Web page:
To be clear, law practice management is not the same as being part of law firm management. All types of lawyers can benefit from law practice management skills, be it in a private firm, legal aid clinic, in-house counsel, government lawyers, etc. It also encompasses the type of aptitudes needed on how to start-up and run your own private practice as a sole practitioner.
"The management of a law practice has evolved and is much broader than just about managing the rights of your clients, it encompasses managing human resources whether it is the development of internal policies, elaborating pay and remuneration structure, finances and accounting, business development, technology and software ranging from clients and case management systems, document management, conflict management, communications with the client and follow up, management of client expectations, firm management expectations, timekeeping habits and billing, [...] it's extremely large; it can even be knowing when to reach out to external consultants when you're aware of the limits of your current capabilities" says Caroline Etter, Executive Director and Professional Partner of Power Law in Ottawa.
Awareness of multiple business priorities, keeping up with the latest tech trends, all the while juggling professional obligations while still attempting to perfect your mastery of law doesn't come naturally for all. Add into the mix the elusive goals like "making a difference," "finding meaning," and "having a life" as a young (or transitioning) adult can be enough to push new lawyers over the edge at the realities of practice management.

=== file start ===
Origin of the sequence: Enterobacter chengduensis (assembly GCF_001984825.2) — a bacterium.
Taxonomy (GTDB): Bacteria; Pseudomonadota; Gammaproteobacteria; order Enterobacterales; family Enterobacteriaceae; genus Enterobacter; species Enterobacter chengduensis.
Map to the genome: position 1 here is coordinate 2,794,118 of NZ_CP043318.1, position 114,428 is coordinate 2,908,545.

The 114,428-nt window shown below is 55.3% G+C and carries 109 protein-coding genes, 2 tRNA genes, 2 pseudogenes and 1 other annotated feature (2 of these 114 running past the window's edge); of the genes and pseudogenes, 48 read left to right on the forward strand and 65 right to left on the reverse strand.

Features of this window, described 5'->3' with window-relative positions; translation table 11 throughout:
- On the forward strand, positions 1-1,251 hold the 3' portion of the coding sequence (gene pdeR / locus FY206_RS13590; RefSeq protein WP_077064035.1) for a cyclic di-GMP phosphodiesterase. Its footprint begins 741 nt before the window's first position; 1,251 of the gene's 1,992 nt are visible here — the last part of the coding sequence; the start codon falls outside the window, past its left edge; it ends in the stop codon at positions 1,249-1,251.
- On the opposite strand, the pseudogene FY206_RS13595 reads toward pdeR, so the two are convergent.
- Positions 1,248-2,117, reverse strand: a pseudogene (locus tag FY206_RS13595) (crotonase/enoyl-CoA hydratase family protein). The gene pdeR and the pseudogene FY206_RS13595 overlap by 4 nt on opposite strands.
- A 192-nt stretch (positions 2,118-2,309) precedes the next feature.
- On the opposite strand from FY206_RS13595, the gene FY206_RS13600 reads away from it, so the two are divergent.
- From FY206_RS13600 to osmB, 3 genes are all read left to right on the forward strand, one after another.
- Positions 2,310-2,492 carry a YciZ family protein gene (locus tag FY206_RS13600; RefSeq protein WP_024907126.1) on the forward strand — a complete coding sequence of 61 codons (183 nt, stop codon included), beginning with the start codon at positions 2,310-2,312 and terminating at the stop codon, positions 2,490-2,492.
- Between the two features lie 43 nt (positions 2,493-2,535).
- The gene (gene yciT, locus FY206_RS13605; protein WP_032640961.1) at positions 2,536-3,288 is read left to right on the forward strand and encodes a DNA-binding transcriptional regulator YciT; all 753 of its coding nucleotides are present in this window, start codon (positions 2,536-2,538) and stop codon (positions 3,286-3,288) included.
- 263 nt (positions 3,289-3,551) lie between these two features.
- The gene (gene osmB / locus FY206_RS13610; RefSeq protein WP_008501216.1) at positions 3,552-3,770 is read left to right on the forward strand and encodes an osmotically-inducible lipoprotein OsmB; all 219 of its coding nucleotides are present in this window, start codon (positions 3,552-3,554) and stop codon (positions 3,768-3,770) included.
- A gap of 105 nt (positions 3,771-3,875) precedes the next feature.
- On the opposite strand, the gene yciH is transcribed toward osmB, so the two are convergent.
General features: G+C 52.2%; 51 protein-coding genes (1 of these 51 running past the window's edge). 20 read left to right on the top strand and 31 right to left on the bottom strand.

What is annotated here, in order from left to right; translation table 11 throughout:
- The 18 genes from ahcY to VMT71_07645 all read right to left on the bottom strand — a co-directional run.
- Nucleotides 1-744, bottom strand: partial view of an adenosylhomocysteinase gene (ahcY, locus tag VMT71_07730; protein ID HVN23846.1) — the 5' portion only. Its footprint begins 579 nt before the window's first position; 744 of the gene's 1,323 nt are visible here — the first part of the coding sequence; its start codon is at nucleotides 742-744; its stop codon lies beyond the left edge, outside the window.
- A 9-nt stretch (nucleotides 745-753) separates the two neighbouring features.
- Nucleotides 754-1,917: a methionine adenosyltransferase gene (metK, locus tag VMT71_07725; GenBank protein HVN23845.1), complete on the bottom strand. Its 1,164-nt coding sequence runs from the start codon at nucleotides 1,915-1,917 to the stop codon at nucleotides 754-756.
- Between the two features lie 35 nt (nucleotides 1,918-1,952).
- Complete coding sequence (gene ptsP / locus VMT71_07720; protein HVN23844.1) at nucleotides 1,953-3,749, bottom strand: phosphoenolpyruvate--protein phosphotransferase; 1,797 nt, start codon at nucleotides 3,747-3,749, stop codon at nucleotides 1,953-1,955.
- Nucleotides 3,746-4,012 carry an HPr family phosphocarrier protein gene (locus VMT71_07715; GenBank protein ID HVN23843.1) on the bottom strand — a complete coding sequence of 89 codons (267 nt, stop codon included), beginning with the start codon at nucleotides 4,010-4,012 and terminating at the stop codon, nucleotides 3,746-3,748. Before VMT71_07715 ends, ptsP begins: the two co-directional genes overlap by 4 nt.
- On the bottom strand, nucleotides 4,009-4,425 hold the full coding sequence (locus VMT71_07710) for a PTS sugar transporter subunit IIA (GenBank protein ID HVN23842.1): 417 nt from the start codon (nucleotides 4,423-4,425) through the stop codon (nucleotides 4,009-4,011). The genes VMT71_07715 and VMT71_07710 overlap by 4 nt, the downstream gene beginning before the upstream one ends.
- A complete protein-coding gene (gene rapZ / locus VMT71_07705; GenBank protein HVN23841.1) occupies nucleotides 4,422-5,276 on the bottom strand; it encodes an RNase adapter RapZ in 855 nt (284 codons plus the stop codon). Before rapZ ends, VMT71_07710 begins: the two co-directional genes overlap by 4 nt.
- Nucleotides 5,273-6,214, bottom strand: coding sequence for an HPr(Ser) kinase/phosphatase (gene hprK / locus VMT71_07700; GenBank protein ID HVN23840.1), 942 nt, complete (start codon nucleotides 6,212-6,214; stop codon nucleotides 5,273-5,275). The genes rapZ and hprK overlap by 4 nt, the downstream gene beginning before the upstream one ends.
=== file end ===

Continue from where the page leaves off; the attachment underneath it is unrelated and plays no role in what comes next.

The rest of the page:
It's important for every lawyer and team member to have knowledge of best legal practices, as opposed to simply relying on the managing partner to communicate this knowledge. "Good practice management is a characteristic of successful law firms. Training lawyers at the business of law and all it encompasses is not only an requirement in the highly competitive legal market but also an expectation from clients," adds Christiane Saad, Director of the Ottawa Law Practice Program. "Lawyers need to understand the business language and consistently provide excellent client service and not only rely on the managing partner. Lawyers and support staff members must recognize these expectations and take the leadership to meet them."
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